A photograph of a young male and female players practicing their soccer skills.

Source: Ellen @ Soccer, Bill McNeal, Flickr

Picture this: On the first day of soccer practice, someone you just met invites you to a party that Friday night. Great, you think. I’ll get to see all my friends and talk about the new team, the new coach, and so forth. But when you show up at the party, you are shocked to find out that you know no one there, not one person. No one is there to help you get to know new people, to help you learn who they are, where they’re from, what they like and don’t like. Chances are you’d wish you had some people you already knew to help you fit in and to make sense of the new people you’re meeting.

The point of this story is to show how friends are great to have, particularly when you need them. But what if your friends weren’t all people? What if, for example, you counted words among your friends? Why would you do that? Well, as we just saw, friends can come in pretty handy sometimes. They can be a bridge between what we know and what we don’t know, a bridge between old friends and new ones. Words can do the same. They can be a bridge for us when we read.

A photograph of a young man sitting in a library reading a graphic novel. He is smiling.

Source: 03.01.11, Marie Colman, Flickr

Has this ever happened to you? You’re reading your favorite graphic novel. Everything is going great. You’re really getting into the story. All of a sudden, you come upon a word you don’t know. What now? You think about getting up and going to find a dictionary, grabbing your device and looking it up online, or maybe approaching a friend or your teacher. But all these possibilities seem like too much work. What can you do?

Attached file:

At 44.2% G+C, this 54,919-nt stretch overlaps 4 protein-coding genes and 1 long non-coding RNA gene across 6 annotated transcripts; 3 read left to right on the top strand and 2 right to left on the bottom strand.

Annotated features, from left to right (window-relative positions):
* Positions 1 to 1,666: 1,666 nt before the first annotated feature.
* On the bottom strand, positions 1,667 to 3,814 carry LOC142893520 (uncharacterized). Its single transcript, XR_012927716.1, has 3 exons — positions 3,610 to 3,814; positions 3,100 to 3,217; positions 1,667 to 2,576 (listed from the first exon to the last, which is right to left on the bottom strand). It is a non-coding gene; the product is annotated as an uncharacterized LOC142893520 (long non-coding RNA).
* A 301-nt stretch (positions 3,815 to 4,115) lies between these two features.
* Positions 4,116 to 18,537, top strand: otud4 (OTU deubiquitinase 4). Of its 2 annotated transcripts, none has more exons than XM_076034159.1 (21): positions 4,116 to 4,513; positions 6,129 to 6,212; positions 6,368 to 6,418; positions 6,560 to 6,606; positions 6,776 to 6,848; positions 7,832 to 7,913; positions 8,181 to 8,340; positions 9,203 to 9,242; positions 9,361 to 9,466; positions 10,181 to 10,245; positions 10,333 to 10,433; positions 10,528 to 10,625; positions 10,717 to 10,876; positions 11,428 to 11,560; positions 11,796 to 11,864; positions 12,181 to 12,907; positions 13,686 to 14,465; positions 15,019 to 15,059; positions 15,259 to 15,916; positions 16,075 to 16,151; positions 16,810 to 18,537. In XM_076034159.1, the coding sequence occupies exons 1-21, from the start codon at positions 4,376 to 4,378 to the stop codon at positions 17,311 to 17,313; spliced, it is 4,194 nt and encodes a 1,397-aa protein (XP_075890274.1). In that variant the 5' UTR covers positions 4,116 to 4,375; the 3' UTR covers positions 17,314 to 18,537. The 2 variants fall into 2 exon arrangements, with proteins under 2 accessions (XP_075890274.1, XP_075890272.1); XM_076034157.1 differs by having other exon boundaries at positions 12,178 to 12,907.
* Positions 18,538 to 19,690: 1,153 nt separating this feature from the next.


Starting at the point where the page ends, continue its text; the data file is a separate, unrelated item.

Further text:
Enter your old friends: words. You can figure out the meaning of the new word by being on the lookout for words that you already know in the surrounding text—your old friends. Just like having old friends that you know at a party would be helpful, having words you know in a story can be helpful in making sense of words you don’t know. In reading comprehension, this is called using context to understand new vocabulary.

In this lesson, you will learn how to recognize and use context clues to understand the meanings of unfamiliar words.